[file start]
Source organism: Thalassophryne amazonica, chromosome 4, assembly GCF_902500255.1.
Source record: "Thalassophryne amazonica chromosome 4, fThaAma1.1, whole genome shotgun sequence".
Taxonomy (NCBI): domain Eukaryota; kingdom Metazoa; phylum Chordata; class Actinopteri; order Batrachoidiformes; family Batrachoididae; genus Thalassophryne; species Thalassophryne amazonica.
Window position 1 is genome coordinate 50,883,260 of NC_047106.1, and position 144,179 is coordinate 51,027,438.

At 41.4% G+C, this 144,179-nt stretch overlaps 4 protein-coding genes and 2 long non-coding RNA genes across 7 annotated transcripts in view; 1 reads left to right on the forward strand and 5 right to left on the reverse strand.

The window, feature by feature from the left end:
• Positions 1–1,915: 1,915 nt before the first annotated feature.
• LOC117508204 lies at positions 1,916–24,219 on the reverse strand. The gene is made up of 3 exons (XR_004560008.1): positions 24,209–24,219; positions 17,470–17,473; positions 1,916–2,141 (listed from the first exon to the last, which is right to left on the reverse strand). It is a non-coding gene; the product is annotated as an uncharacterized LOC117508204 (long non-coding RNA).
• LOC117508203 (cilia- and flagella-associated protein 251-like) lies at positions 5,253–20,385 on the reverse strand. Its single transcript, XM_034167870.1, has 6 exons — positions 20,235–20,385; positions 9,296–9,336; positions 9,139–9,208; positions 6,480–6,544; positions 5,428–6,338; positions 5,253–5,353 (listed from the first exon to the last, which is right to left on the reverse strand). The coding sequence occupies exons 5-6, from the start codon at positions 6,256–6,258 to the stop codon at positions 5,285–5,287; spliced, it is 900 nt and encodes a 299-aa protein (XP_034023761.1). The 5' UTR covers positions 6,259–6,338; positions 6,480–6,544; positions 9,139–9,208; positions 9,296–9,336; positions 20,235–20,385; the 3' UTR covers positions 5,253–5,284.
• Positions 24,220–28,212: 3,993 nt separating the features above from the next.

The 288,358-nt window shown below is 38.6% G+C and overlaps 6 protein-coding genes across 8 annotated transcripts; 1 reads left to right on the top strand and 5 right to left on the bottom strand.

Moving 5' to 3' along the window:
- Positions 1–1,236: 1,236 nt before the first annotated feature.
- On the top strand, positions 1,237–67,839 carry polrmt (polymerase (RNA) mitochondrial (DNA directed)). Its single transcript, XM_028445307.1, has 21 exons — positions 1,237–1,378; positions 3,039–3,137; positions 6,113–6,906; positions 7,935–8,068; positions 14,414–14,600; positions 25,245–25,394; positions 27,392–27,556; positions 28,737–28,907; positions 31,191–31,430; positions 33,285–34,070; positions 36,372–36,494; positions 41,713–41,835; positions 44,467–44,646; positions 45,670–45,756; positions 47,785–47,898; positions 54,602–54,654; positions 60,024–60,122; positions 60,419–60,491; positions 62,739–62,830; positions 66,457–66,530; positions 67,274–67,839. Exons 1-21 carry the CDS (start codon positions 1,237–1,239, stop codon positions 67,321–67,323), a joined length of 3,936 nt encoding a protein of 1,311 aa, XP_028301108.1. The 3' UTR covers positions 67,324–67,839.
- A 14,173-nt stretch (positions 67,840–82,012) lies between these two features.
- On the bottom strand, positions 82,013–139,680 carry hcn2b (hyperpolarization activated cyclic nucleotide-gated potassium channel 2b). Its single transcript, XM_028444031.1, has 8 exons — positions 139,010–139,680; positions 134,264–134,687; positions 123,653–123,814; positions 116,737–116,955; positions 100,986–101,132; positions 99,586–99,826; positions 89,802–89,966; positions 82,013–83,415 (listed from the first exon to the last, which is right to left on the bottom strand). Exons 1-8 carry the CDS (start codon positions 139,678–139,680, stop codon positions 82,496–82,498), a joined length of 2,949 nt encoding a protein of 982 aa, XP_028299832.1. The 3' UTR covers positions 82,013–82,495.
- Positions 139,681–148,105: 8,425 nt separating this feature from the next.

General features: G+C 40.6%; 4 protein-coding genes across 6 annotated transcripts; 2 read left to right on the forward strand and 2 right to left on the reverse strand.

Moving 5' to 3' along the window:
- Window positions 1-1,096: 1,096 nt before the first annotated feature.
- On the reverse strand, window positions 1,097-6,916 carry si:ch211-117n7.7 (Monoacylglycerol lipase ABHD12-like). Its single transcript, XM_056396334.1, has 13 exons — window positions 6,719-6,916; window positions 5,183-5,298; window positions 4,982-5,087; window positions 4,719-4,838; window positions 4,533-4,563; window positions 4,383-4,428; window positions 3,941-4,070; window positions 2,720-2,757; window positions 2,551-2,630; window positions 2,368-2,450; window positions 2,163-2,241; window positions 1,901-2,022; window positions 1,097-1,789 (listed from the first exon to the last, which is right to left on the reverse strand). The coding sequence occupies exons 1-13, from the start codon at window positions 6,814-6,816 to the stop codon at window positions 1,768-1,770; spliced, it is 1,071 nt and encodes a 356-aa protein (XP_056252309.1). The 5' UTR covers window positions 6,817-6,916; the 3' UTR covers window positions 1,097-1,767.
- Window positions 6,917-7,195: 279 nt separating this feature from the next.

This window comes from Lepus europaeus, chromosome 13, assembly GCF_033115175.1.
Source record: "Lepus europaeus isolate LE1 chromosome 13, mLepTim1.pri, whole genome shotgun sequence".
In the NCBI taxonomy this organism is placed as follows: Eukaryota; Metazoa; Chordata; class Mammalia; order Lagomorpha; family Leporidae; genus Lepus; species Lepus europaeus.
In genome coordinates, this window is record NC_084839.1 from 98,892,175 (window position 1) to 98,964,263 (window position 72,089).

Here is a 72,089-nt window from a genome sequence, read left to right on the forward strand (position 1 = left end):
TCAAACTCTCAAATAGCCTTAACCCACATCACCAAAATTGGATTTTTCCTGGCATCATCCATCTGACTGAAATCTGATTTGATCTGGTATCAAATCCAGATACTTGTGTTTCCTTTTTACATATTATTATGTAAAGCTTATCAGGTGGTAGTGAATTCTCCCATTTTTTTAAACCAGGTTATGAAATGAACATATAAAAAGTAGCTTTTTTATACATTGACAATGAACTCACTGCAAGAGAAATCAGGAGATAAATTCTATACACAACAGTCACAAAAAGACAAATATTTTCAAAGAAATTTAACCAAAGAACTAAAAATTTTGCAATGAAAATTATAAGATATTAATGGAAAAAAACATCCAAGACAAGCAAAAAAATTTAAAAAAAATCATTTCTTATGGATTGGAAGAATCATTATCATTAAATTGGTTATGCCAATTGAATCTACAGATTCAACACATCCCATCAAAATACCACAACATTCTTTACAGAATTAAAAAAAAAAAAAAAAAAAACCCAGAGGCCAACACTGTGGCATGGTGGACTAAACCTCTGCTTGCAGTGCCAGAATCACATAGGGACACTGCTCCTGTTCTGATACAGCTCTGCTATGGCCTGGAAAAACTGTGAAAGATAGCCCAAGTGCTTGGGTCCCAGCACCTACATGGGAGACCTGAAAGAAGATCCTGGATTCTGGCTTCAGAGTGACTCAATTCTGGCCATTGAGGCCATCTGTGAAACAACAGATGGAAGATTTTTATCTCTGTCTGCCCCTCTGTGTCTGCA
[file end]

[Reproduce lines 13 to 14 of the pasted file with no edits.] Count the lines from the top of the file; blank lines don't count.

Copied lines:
- Positions 1–1,236: 1,236 nt before the first annotated feature.
- On the top strand, positions 1,237–67,839 carry polrmt (polymerase (RNA) mitochondrial (DNA directed)). Its single transcript, XM_028445307.1, has 21 exons — positions 1,237–1,378; positions 3,039–3,137; positions 6,113–6,906; positions 7,935–8,068; positions 14,414–14,600; positions 25,245–25,394; positions 27,392–27,556; positions 28,737–28,907; positions 31,191–31,430; positions 33,285–34,070; positions 36,372–36,494; positions 41,713–41,835; positions 44,467–44,646; positions 45,670–45,756; positions 47,785–47,898; positions 54,602–54,654; positions 60,024–60,122; positions 60,419–60,491; positions 62,739–62,830; positions 66,457–66,530; positions 67,274–67,839. Exons 1-21 carry the CDS (start codon positions 1,237–1,239, stop codon positions 67,321–67,323), a joined length of 3,936 nt encoding a protein of 1,311 aa, XP_028301108.1. The 3' UTR covers positions 67,324–67,839.